Japanese nuclear troubles giving pause to domestic nuclear push
Update: Good Business Insider article on why people can stop worrying about a radiation disaster in Japan.
Unfortunate to see that, as the US nuclear industry is poised to make a comeback, the difficulties that Japanese utilities are facing with their reactors in the aftermath of the tsunami are threatening to impact the industry here in the U.S. The NY Times is reporting that some policy makers and environmental groups are calling for a pause on any planned nuclear developments,
The fragile bipartisan consensus that nuclear power offers a big piece of the answer to America’s energy and global warming challenges may have dissolved in the crippled cores of Japan’s nuclear reactors.
… Mr. Obama is seeking tens of billions of dollars in government insurance for new nuclear construction, and the nuclear industry in the United States, all but paralyzed for decades after the Three Mile Island accident in 1979, was poised for a comeback.
Now, that is all in question as the world watches the unfolding crisis in Japan’s nuclear reactors and the widespread terror it has spawned.
Some policy makers are using the crippled Japanese reactors as a springboard, calling for extensive new reviews of, and regulations on, existing and planned nuclear generation. Others are cautioning that with the limited information available in the aftermath of the Japanese tsunami, “it’s not a good time to be making American domestic policy” .
The Wall Street Journal has a good article that describes what is happening in the Japanese reactors as operators cool the reactor after the shutdowns. The authors argue that a release of nuclear material would be unlikely and describe how the Japanese reactors are different from the Chernobyl reactorl
The core of a nuclear reactor operates at about 550 degrees Fahrenheit, well below the temperature of a coal furnace and only slightly hotter than a kitchen oven. If anything unusual occurs, the control rods immediately drop, shutting off the nuclear reaction. You can’t have a “runaway reactor,” nor can a reactor explode like a nuclear bomb. A commercial reactor is to a bomb what Vaseline is to napalm. Although both are made from petroleum jelly, only one of them has potentially explosive material.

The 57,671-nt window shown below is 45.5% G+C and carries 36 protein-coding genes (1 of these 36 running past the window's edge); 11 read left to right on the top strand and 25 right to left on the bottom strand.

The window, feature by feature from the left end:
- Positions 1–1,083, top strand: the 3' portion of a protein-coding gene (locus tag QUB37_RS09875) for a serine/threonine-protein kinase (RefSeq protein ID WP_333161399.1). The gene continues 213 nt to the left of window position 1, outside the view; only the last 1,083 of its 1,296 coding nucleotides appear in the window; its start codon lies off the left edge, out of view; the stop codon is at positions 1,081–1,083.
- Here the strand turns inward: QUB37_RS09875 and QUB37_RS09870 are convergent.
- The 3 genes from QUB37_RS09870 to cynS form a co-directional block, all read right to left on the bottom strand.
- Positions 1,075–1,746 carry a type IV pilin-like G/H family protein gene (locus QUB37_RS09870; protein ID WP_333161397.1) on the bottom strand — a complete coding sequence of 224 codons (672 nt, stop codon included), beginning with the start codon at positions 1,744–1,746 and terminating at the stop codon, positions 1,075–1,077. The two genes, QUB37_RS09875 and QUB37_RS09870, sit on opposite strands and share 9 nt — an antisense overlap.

… None of this amounts to “another Chernobyl.” The Chernobyl reactor had two crucial design flaws. First, it used graphite (carbon) instead of water to “moderate” the neutrons, which makes possible the nuclear reaction. The graphite caught fire in April 1986 and burned for four days. Water does not catch fire.
Second, Chernobyl had no containment structure. When the graphite caught fire, it spouted a plume of radioactive smoke that spread across the globe. A containment structure would have both smothered the fire and contained the radioactivity.
If a meltdown does occur in Japan, it will be a disaster for the Tokyo Electric Power Company but not for the general public. Whatever steam releases occur will have a negligible impact. Researchers have spent 30 years trying to find health effects from the steam releases at Three Mile Island and have come up with nothing. With all the death, devastation and disease now threatening tens of thousands in Japan, it is trivializing and almost obscene to spend so much time worrying about damage to a nuclear reactor.
One of the comments after a TheHill.com blog post demonstrates the safety factors built into our nuclear plants. The comment notes that this is an absolute worst case scenario for a western nuclear plant – an older plant, hit by a 9.0 earthquake, 6.5+ aftershocks, and a tsunami.
Update: This Daily Mail article notes that unnamed “officials” are admitting that the Fukushima Dai-ichi reactor has gone into “meltdown” as the “fuel rods appear to be melting inside three damaged reactors.” Reuters has also published pictures of a hydrogen release and explosion over unit three of the damaged plant. Over 180,000 people have been evacuated from the area and U.S. Navy’s Seventh Fleet has been moved from the area after detecting raised radiation levels. Japanese government spokespeople argued, however, that it was “highly unlikely” that all three reactors had gone into meltdown, that inner containment vessels remain intact, and that all radiation levels in the area of the reactors were within legal limits.